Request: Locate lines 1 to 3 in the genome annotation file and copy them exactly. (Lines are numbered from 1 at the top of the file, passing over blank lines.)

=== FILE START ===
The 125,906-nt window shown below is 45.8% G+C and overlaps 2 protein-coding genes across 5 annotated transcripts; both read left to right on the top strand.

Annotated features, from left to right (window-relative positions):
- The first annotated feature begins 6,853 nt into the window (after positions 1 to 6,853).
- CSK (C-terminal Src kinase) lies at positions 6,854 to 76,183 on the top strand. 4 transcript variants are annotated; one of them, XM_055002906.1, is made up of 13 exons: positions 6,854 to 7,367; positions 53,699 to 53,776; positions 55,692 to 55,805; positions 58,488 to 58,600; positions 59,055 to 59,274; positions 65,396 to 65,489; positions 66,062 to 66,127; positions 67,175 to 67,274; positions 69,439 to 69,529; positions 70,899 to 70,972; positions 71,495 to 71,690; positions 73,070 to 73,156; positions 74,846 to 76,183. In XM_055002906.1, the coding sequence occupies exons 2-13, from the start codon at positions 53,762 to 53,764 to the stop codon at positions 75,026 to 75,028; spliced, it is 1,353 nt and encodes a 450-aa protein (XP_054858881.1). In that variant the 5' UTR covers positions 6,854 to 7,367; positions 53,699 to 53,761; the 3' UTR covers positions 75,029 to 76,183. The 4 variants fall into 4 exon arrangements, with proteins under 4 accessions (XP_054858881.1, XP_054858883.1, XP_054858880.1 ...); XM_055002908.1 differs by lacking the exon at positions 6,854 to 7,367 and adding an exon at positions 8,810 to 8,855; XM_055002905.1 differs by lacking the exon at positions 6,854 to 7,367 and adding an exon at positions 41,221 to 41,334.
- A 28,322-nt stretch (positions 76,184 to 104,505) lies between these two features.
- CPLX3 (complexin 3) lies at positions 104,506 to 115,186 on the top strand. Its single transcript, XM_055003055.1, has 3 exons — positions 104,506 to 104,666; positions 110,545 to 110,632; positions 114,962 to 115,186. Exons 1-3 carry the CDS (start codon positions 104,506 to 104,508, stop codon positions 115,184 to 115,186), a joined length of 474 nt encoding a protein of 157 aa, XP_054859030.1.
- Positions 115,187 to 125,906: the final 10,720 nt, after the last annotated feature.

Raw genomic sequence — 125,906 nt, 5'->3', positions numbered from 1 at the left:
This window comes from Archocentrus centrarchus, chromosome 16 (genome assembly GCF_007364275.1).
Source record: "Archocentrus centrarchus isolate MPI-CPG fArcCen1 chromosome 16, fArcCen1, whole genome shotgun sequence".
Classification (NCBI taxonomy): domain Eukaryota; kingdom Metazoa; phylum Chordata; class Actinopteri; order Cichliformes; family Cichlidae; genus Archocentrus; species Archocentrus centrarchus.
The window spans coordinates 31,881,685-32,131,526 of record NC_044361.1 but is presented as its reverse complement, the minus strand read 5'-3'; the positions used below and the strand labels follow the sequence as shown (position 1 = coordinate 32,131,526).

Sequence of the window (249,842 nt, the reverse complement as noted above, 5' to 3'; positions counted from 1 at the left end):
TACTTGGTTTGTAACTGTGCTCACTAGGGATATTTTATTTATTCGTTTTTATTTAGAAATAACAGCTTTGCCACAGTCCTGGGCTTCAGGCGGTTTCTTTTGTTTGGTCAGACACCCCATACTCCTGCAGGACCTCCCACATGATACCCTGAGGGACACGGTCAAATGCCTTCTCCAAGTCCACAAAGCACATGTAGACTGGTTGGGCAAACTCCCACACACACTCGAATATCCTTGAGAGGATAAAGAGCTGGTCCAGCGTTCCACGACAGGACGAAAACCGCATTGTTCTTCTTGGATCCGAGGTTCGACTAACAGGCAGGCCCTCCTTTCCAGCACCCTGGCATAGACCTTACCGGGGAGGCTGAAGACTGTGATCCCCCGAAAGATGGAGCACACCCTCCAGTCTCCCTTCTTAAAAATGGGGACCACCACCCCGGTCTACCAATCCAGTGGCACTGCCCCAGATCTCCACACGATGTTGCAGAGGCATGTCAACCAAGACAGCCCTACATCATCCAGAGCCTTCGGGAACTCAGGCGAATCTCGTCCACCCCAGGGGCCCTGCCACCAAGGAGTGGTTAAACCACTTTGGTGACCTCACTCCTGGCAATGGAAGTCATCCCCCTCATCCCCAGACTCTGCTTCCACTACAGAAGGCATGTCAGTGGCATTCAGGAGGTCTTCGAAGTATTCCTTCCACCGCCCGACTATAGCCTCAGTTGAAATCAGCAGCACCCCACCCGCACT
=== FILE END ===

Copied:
The 125,906-nt window shown below is 45.8% G+C and overlaps 2 protein-coding genes across 5 annotated transcripts; both read left to right on the top strand.

Annotated features, from left to right (window-relative positions):
- The first annotated feature begins 6,853 nt into the window (after positions 1 to 6,853).